In the usual STV process, voters will rank as many or as few of the candidates as they wish, and a quota is calculated based on the number of seats available (for seven seats, this would be 1/8 of the vote plus one). When a candidate reaches this quota, they are elected, and their excess votes are redistributed to the next available preference. Where no candidates reach the quota, then the last place candidate is eliminated, and votes are redistributed to the next available preference.

If a large number of voters do not rank all the candidates, you could end up in a position where two candidates remain with two seats to be filled. Under normal STV, those two candidates would be deemed elected, whether they had technically reached the quota or not. If the possibility of empty seats is a requirement, then the requirement to reach a quota can be sustained in this case.

It is worth noting that it is very difficult to predict how many seats would be filled; for example, if every voter ranks precisely four candidates, you may still fill all seven seats, or you may fill none at all, depending on how those votes are cast (though if there are ten candidates, these extremes are less likely).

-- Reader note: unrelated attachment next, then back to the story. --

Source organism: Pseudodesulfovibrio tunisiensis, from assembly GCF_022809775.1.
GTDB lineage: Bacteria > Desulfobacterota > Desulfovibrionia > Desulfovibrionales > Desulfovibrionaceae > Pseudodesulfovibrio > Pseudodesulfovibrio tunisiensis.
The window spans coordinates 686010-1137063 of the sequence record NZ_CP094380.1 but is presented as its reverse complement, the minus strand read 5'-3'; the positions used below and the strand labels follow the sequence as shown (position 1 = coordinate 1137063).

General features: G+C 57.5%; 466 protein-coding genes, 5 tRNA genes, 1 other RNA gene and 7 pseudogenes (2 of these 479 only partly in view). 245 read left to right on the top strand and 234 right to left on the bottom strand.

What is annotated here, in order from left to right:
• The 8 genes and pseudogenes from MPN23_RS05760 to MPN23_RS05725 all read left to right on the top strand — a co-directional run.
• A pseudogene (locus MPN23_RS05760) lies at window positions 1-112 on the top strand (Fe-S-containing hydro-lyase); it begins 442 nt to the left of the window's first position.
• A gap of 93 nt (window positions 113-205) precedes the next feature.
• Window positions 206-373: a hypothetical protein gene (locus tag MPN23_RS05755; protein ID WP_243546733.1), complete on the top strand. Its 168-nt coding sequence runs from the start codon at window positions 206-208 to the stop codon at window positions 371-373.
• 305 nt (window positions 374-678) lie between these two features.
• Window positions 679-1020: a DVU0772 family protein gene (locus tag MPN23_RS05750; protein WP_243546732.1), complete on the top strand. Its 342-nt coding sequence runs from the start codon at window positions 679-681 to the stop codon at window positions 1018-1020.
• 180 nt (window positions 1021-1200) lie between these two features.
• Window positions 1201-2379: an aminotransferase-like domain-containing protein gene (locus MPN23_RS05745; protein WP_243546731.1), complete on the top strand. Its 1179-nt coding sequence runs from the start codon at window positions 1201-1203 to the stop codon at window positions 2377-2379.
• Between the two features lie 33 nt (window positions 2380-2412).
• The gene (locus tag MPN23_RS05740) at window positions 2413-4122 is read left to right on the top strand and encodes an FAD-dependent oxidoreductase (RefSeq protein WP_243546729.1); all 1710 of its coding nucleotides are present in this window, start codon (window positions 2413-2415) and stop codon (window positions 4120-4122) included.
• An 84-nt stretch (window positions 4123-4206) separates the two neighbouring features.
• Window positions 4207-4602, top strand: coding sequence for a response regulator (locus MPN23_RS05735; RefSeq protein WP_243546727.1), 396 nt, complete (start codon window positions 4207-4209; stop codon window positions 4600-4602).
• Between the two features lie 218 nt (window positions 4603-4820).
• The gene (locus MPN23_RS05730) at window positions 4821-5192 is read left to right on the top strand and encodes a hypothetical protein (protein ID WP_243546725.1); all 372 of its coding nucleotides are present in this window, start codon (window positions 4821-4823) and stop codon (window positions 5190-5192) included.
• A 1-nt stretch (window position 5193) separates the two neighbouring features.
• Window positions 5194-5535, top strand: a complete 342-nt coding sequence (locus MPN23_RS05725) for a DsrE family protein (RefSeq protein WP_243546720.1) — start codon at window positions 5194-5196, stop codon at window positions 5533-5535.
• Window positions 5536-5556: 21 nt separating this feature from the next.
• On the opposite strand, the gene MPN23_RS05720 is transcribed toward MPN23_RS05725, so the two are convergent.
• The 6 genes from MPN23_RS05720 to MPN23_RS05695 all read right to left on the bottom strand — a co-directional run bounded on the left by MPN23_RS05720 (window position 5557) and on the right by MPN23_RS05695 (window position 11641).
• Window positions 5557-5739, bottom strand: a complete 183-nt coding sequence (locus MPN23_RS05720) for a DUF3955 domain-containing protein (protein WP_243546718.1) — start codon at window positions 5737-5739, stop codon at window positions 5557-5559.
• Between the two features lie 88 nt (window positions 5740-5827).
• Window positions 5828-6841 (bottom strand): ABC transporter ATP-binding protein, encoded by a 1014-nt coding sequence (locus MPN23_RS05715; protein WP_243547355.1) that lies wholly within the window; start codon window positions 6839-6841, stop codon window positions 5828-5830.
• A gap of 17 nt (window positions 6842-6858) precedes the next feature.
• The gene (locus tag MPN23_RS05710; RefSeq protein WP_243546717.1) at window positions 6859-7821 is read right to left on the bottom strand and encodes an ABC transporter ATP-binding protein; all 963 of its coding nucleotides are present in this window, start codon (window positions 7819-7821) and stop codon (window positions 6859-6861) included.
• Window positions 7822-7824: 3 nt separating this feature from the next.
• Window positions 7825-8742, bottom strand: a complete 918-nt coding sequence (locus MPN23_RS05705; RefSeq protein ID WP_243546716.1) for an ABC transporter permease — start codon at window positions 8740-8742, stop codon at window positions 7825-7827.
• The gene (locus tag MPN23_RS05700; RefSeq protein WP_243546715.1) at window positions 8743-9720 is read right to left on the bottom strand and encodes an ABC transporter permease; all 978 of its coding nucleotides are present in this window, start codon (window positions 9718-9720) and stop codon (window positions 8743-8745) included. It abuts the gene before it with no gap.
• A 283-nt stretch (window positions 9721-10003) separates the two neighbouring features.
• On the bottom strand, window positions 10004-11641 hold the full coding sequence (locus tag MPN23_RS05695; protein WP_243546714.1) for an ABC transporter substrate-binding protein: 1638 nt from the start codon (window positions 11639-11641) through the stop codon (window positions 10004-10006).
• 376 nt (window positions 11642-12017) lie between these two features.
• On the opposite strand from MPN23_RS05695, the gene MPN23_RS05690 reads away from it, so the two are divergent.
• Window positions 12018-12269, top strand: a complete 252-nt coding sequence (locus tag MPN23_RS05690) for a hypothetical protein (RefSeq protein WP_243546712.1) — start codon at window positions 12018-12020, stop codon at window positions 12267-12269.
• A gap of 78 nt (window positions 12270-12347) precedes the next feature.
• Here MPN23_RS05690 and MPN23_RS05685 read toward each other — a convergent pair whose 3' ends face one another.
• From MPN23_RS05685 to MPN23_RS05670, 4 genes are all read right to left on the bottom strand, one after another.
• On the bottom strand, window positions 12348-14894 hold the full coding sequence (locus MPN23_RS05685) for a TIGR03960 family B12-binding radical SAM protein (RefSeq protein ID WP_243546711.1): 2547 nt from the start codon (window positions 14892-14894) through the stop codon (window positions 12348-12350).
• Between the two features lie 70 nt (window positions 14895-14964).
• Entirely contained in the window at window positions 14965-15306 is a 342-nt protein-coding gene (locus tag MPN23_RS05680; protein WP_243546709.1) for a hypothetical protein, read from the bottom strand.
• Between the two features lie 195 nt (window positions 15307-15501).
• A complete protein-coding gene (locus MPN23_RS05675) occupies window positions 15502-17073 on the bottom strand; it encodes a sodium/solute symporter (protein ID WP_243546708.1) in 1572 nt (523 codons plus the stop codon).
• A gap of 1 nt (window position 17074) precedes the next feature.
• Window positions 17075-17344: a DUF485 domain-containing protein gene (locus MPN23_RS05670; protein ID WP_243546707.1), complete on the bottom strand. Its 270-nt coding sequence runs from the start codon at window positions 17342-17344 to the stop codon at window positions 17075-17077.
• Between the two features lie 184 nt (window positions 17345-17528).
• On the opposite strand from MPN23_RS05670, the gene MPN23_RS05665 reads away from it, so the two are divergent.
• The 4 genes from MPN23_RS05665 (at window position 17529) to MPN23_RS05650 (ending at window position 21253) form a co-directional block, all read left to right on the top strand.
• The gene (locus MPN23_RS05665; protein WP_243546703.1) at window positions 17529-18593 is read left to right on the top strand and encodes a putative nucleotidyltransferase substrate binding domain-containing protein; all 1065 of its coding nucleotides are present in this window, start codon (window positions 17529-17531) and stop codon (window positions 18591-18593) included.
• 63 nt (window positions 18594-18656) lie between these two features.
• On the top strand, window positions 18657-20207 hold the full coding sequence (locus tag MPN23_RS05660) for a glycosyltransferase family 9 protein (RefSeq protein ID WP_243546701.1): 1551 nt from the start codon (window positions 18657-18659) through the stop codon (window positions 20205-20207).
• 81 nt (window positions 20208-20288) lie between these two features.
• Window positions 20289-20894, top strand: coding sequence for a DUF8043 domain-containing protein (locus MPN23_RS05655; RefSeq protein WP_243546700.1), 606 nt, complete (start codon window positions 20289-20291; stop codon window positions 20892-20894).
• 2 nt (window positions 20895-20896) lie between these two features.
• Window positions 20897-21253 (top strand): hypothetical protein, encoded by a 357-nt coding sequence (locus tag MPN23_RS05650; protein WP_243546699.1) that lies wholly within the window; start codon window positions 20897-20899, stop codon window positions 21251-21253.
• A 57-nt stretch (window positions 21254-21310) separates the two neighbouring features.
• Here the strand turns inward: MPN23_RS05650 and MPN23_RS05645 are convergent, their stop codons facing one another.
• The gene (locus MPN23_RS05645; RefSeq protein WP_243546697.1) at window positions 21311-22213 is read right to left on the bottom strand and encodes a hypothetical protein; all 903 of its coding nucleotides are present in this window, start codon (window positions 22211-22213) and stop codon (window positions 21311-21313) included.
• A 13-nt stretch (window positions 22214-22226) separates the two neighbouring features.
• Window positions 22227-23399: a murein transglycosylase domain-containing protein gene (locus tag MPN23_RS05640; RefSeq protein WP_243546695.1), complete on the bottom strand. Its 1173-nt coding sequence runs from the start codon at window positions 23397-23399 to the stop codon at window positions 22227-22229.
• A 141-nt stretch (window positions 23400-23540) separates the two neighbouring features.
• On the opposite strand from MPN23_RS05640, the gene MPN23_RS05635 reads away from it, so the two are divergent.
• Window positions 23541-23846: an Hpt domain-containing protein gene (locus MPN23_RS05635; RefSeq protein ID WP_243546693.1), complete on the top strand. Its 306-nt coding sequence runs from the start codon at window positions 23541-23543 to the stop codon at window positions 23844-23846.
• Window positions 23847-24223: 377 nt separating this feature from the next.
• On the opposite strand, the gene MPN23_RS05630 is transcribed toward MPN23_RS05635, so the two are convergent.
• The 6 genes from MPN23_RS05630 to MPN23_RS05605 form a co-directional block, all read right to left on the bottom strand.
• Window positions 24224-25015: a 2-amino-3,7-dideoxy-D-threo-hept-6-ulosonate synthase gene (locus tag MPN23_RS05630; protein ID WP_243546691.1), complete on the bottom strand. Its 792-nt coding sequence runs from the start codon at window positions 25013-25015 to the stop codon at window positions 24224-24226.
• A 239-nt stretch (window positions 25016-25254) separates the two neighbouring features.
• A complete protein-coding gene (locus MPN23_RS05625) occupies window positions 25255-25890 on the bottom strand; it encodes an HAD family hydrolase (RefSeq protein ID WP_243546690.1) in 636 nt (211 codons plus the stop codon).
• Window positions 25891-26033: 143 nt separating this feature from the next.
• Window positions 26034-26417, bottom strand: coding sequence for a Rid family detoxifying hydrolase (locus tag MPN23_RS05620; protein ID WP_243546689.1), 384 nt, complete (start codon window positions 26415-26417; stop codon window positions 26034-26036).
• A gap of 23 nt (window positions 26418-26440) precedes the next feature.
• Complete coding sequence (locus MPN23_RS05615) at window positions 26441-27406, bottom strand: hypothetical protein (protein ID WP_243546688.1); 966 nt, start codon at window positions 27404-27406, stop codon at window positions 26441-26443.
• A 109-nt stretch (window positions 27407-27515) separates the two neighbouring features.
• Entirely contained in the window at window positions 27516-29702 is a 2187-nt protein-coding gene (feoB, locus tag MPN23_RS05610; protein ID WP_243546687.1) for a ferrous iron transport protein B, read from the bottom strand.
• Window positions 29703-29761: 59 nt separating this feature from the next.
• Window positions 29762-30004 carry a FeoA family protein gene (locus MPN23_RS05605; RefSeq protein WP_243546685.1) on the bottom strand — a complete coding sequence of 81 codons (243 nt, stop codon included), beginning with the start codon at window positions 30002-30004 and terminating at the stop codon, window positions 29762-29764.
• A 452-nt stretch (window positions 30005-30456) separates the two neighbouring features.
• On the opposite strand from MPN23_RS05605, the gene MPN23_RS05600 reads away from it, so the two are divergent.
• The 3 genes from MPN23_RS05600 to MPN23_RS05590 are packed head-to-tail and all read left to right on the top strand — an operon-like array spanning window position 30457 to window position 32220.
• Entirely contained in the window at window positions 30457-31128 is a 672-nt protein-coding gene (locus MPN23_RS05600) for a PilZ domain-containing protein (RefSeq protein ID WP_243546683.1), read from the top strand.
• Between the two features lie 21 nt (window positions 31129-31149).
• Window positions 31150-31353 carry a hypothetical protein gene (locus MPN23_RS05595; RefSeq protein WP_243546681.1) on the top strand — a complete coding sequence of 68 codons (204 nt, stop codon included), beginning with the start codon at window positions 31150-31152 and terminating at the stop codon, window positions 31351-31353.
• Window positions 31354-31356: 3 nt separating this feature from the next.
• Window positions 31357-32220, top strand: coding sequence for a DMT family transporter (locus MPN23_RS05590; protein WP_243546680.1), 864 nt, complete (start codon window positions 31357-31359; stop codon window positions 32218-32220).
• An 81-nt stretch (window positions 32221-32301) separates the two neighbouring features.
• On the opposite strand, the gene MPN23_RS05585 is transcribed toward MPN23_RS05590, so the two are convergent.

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    STV elections for student bodies often include 'RON' - ReOpen Nominations - as a candidate, allowing an explicit vote against the remaining candidates.
    – AakashM
    Feb 19, 2021 at 8:41
  • One could leave still more seats unfilled if, in addition to thus sustaining the requirement to reach a quota, one computed the quota on the basis of the number of registered electors (either in the constituency or in the whole polity) instead of on the basis of the number of people who turn out and vote. (Why might one want to do this? It makes STV more proportional, and it gives all candidates an incentive to enthuse the whole electorate and achieve high overall turnout.) Feb 21, 2021 at 16:24
  • BTW, as I understand it, in modern implementations of STV, the number of votes transferred from a candidate with surplus votes to an as-yet-unelected candidate doesn't have to be an integer, which presumably renders the "+1"s in the formula for the quota obsolete. Feb 21, 2021 at 16:28

Having multiple candidates and voting yes or no on each of them is called approval voting.